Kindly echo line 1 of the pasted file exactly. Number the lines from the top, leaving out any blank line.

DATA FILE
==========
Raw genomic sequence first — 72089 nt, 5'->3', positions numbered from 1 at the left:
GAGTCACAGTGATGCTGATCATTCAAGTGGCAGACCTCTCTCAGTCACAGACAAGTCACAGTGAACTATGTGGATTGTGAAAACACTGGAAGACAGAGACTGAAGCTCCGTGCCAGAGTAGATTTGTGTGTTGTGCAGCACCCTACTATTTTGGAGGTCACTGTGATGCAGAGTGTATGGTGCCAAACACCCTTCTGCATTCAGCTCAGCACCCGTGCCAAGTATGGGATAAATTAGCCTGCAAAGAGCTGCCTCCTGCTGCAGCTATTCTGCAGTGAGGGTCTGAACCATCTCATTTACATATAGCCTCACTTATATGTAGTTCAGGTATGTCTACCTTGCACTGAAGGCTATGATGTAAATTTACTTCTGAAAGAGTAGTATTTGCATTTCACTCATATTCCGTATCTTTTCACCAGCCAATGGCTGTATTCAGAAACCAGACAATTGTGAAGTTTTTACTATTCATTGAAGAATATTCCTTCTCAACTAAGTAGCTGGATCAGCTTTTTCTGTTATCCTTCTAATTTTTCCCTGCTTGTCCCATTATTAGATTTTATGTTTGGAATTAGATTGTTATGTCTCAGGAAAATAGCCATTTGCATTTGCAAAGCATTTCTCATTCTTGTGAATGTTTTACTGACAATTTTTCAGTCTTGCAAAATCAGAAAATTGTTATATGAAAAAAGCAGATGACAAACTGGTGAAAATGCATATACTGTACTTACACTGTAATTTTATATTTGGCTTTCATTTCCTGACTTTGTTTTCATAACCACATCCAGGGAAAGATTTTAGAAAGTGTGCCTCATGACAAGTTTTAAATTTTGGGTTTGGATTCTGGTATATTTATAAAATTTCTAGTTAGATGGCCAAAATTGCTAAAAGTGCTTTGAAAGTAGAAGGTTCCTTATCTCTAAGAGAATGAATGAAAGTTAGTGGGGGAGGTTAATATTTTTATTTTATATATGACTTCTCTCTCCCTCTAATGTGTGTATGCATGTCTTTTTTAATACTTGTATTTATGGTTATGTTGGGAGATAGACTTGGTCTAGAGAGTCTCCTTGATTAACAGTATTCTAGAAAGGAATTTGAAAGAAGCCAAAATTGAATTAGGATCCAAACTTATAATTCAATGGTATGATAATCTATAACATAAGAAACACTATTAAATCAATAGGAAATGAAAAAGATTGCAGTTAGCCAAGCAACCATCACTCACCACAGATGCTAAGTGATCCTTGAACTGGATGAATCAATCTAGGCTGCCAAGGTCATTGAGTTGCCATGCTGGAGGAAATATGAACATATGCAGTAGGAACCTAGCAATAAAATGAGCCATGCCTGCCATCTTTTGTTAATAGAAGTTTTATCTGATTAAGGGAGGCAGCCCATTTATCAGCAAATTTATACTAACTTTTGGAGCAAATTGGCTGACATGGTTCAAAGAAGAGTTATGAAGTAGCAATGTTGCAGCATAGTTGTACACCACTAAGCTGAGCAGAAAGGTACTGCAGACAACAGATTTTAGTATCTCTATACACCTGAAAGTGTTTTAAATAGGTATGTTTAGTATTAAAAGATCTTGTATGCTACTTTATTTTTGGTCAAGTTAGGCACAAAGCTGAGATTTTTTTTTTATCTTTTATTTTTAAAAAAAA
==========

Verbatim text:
Raw genomic sequence first — 72089 nt, 5'->3', positions numbered from 1 at the left: